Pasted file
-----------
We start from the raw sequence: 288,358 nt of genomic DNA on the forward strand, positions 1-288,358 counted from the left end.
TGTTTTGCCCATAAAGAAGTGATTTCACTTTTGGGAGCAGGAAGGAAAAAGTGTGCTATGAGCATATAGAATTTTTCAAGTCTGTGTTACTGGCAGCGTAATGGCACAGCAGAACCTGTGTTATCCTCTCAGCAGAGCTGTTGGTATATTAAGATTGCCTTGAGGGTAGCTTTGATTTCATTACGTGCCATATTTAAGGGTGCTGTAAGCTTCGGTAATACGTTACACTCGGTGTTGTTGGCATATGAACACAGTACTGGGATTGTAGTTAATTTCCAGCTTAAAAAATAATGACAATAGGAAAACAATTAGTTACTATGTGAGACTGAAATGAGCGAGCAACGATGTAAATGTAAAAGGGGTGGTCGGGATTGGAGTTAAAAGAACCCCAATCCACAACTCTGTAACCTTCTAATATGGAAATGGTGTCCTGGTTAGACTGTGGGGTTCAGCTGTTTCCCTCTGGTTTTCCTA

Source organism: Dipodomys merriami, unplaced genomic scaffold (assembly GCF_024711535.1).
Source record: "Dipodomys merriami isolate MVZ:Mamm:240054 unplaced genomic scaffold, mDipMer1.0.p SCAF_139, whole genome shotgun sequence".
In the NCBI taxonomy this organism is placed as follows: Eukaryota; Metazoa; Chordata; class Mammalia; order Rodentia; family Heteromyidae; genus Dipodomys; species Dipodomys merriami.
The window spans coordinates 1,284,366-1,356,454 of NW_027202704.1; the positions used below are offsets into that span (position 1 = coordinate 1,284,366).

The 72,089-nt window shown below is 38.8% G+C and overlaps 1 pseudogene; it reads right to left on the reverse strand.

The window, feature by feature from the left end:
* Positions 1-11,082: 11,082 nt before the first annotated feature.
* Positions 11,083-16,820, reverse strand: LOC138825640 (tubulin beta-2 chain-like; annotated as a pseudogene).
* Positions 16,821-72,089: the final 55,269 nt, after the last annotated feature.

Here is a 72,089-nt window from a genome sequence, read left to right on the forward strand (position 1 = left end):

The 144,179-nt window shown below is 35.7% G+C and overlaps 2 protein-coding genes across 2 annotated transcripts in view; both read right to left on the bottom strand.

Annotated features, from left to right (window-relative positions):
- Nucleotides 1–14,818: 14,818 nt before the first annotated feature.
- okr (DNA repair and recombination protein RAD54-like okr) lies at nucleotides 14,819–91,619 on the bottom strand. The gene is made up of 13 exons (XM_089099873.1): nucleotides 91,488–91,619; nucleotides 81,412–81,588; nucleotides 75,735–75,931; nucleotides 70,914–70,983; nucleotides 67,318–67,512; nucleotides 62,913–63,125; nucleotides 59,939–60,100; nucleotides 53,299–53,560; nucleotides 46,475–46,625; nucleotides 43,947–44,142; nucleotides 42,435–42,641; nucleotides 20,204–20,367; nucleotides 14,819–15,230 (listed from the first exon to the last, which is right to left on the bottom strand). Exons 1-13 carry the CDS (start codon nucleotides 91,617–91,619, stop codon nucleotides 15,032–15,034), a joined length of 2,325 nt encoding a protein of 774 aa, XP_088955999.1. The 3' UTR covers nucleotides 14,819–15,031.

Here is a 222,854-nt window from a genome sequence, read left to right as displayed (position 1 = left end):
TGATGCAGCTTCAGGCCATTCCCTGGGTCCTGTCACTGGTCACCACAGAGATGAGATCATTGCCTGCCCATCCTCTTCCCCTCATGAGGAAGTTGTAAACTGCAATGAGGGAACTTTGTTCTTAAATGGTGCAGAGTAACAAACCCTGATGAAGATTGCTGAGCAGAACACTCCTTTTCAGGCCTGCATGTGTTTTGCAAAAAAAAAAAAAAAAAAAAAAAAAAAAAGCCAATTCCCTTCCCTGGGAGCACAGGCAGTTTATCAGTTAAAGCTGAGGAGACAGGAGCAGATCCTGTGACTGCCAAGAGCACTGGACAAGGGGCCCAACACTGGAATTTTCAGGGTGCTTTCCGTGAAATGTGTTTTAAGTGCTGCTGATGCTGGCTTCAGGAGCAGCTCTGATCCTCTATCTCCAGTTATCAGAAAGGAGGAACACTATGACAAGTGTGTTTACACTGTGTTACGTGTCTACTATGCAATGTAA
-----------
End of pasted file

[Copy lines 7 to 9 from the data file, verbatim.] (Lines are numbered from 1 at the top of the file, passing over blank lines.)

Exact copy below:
The 72,089-nt window shown below is 38.8% G+C and overlaps 1 pseudogene; it reads right to left on the reverse strand.

The window, feature by feature from the left end:
* Positions 1-11,082: 11,082 nt before the first annotated feature.